If you get more confidence and experience with taking care of Guppies, you can even up that number to 5 Guppies in your 10-gallon tank. Be careful with more, you know you’ve put too many fish if they start nipping and fighting.
A Guppy tank with males and females can also result in pregnancies at some point. If the mother Guppy isn’t moved before giving birth, adult Guppies in the tank might eat the fry. If a lot of fry survive, we’re back to the same issue: overcrowding.
Can A Guppy Kill Another Guppy?
When a tank is overcrowded, there is a tendency to fight for space among fish. This is not only true in a male-only tank, but also in a community tank where there might be other species of fish that are present.
Yes, there are times when Guppies fight each other to the death. Guppies are not supposed to stay in a male-only tank as they’re always looking to mate. The non-presence of females will prompt Guppies to attack each other for dominance and territory.
Make sure you keep that ratio of 1 male to 2 female Guppies in your tank to lessen the stress and territorial attitude.
Why Did My Guppy Fish Die After Giving Birth?
Now that we’ve mentioned Guppy pregnancy, it’s also important to note that Guppies have complicated pregnancies, too.
Female Guppies sometimes die after giving birth mostly due to stress and pregnancy complications.
Pregnancy complications among Guppies include fry getting stuck in the birth canal. There have been instances when it has been hours and the wiggling fry or underdeveloped embryo can’t seem to fully get out of the mother.
Mishandling the pregnant Guppy may also lead to stress during childbirth. Or sometimes, the water parameters in the breeding tank aren’t as ideal as they should be. All these can contribute to the death after or sometimes even during childbirth.
Is Inbreeding Bad For Fish?
Now that we’re on the subject of breeding, we have to understand that sometimes, Guppies die easily because they were born with low immunity.
Since Guppies are not as brightly-colored in the wild, the Guppy trade is made up of inbred fish produced by parents paired up purposely for their attractive traits. Breeders do this to create more sellable fish.
Inbreeding in itself is not bad to Guppies as it helps to preserve the desired traits in fry. However, too much inbreeding results in fry having a higher chance of exhibiting slower growth rates, lower fertility, weaker immunity, shorter lifespan, and sometimes deformities.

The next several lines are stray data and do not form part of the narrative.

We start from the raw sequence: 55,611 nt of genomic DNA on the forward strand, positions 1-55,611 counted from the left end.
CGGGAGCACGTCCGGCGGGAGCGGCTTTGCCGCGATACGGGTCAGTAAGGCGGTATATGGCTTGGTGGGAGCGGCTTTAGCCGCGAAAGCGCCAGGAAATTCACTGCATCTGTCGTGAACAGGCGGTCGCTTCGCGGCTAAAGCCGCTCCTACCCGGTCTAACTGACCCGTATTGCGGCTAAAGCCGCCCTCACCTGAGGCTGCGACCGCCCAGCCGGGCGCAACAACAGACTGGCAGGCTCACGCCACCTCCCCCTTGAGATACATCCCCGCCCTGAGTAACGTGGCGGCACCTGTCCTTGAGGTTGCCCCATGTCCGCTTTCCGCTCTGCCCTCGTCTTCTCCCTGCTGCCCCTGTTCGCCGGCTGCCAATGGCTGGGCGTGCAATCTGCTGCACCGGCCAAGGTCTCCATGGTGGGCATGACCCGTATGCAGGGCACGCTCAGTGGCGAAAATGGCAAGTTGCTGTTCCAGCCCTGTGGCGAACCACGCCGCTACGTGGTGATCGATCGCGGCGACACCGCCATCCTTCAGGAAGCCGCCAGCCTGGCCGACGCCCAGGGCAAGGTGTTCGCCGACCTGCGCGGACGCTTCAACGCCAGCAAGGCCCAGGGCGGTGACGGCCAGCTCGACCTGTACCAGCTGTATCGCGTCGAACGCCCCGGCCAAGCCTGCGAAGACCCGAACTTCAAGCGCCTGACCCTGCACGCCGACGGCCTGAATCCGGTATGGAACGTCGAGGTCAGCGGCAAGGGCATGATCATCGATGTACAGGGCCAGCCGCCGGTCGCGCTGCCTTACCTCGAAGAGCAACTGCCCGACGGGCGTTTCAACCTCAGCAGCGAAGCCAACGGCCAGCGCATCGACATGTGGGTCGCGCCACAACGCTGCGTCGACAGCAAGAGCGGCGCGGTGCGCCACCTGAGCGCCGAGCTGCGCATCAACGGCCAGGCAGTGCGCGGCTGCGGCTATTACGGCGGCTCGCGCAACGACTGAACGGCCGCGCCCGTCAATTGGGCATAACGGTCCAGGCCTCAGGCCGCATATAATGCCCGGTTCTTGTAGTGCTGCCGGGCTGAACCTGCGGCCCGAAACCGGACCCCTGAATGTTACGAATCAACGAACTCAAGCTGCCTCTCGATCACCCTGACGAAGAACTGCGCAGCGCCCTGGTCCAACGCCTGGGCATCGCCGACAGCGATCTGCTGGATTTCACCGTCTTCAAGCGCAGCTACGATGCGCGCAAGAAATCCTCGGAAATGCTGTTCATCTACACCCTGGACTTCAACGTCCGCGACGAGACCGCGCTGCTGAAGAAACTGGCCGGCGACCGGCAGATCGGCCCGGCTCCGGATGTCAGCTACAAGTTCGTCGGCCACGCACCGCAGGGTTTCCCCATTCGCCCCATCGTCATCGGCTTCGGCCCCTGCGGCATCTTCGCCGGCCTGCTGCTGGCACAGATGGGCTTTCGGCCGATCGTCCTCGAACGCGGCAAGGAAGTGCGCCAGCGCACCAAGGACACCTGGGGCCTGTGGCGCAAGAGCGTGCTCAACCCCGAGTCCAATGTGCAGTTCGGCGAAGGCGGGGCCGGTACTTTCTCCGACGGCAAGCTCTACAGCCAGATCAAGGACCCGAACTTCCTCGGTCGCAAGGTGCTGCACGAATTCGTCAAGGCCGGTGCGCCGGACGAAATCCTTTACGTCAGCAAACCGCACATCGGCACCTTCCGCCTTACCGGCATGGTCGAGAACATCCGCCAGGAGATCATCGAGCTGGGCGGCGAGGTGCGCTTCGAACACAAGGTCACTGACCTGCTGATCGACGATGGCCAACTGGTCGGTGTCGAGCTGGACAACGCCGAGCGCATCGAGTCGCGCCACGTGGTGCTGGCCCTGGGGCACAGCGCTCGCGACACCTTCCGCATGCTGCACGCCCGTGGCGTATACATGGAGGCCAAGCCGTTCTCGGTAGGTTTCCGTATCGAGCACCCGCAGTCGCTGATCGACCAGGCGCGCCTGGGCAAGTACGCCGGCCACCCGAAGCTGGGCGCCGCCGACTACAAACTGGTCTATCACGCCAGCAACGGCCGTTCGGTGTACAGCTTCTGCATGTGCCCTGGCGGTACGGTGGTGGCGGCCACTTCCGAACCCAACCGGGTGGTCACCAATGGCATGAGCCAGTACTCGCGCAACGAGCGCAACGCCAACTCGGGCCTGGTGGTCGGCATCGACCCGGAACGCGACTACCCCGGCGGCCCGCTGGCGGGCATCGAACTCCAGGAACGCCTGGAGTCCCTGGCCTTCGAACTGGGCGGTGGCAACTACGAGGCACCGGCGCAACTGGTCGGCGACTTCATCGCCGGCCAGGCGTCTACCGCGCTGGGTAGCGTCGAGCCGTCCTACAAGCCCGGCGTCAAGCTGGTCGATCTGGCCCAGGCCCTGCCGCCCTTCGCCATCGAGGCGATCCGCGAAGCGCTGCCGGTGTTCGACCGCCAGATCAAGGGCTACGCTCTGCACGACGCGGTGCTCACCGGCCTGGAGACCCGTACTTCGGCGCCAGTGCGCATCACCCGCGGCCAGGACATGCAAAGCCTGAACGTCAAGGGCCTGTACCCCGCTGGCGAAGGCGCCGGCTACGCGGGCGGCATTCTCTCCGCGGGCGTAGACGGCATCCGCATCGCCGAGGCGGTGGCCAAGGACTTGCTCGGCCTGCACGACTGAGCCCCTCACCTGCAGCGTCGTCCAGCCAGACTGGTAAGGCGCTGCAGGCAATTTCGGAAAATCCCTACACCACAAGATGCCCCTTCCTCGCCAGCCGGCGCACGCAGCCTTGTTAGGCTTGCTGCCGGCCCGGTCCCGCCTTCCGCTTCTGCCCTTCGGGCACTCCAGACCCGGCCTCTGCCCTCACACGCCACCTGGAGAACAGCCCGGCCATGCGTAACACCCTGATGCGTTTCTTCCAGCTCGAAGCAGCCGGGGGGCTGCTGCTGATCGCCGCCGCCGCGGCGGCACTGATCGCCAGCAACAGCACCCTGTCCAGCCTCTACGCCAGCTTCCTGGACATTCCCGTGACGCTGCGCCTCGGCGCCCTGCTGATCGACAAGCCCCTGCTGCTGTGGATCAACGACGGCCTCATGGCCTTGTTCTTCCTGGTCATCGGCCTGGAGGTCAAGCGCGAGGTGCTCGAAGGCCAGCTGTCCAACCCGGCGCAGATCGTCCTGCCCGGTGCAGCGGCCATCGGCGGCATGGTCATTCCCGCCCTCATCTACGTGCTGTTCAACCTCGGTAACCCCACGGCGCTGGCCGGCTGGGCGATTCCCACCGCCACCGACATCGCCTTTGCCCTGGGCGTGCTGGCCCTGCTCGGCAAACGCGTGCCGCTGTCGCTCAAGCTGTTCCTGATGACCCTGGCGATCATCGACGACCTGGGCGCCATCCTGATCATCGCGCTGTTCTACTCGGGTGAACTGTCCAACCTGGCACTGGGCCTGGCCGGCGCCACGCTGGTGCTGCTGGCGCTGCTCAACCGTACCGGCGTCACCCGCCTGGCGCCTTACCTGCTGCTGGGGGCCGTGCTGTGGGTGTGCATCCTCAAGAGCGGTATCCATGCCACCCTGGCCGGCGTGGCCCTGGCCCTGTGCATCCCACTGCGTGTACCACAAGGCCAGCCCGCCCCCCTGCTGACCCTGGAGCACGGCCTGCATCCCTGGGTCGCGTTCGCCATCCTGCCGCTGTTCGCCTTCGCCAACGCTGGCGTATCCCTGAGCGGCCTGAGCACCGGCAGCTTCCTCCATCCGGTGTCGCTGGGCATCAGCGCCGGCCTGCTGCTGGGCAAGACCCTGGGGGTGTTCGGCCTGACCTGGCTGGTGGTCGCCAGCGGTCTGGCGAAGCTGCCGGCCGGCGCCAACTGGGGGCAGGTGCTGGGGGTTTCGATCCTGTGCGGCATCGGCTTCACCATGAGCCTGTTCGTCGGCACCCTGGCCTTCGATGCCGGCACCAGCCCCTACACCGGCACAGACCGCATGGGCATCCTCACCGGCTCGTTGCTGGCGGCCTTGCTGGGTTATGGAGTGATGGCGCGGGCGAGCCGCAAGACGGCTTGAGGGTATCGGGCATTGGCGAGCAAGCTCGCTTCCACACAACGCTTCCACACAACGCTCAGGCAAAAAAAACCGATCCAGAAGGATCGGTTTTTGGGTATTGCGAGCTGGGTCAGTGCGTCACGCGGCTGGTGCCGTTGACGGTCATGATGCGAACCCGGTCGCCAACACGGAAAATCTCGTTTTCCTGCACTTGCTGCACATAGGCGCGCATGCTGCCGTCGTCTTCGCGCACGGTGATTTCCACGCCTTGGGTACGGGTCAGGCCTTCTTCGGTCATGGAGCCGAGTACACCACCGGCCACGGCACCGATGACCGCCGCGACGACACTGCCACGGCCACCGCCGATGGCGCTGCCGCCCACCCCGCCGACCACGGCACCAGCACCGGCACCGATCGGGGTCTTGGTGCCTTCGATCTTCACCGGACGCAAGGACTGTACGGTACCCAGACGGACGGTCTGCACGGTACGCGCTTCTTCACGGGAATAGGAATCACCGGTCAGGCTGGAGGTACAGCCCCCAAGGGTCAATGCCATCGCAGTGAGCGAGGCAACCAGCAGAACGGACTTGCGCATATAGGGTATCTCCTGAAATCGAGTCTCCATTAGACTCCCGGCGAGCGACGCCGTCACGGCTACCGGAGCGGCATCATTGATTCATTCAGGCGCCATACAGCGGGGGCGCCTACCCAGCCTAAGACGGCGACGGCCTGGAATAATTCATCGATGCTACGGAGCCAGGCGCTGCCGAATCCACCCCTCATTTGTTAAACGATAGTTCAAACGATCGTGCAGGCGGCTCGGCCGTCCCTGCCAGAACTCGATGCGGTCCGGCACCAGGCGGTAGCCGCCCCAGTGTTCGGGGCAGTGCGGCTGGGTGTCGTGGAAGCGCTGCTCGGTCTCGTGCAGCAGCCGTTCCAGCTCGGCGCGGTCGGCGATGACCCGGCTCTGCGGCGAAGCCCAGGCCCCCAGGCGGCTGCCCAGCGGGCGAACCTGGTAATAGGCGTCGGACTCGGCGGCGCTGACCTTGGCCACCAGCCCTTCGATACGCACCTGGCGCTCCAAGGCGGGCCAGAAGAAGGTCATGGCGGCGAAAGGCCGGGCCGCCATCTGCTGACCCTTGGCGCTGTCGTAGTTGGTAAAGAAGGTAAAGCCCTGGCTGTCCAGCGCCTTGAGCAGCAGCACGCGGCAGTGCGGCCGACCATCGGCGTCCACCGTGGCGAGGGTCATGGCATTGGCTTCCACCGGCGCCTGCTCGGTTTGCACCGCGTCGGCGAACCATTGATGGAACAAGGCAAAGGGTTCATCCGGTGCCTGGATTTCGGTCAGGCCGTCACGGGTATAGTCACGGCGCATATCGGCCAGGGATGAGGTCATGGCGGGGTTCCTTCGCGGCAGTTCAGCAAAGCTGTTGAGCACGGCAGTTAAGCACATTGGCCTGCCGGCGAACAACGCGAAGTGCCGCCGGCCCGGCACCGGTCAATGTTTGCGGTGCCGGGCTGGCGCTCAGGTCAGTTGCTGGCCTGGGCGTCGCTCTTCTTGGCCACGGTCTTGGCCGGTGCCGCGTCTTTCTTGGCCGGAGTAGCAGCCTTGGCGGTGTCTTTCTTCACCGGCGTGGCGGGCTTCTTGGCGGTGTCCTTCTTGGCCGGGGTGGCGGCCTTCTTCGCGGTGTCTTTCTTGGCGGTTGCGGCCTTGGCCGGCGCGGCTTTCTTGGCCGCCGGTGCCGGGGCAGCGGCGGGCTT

To avoid producing weak Guppy stock, the best thing breeders can do is to perform outcross breeding once in a while. This will help the next generation to be more resilient and live longer.
How Many Years Can A Guppy Live?
Regardless of the type of stock, Guppies will die of old age at some point. It doesn’t matter how good you cared for it, pets won’t live forever.
Guppies live an average of 2 years. The most anyone has kept them in captivity for is said to be about 4 to 5 years.
You might’ve bought a healthy Guppy that was 4 to 6 months old. You brought it home and properly cared for it, but it still died without symptoms of disease a year or two later.
If this is the case, then there’s not much of a mystery. It was most probably it’s time to go to pet heaven.
If there were symptoms, that’s another story.
Can Guppies Get Parasites?
It’s not uncommon for new pets to have contracted something from the pet store.
Guppies are susceptible to internal parasites, including the Gyrodactylus turnbulli fluke, the Dactylogyrus fluke, the Camallanus worm, and the Ichthyophthirius multifiliis (ick). All of these are contagious.
Female Guppies are also more susceptible to contracting parasites from other fish because they are more known to shoal or form socializing groups.
How Do You Know If Your Fish Has A Parasite?
One indication of the presence of internal parasites is that the Guppy’s poop will be stringy and clear. They can also be flashing, or scraping themselves against the sides or the tank or decors within. In the case of ick, there will be white spots and/or red lesions on the Guppy’s skin. The fish might wiggle or shake.
Guppy poop becomes clear because the parasites eat what’s inside the Guppy’s intestine, taking away needed nutrition. This causes the Guppy to be lethargic and have a sunken belly.
Healthy Guppies don’t wiggle but swim gracefully all around the tank. They may dart every now and then (which is normal), but not shake.
As the parasites multiply, they’ll start eating the Guppy from the inside. Without treatment, organs will shut down and eventually kill the Guppy.
Early diagnosis is key, so that the fish can be separated into a hospital tank right away so as not to contaminate others.
How Do You Treat Parasites In Guppies?
Treatment should be administered to the isolated fish. The earlier you find out about the disease, the more effective the treatment will be.
Add a teaspoon of salt to every gallon of tank water. Slowly raise the temperature to 80 deg F. Make water changes more frequent. Additionally, you can peel a clove of garlic and leave it at the bottom of the tank so the juice will kill the leeches.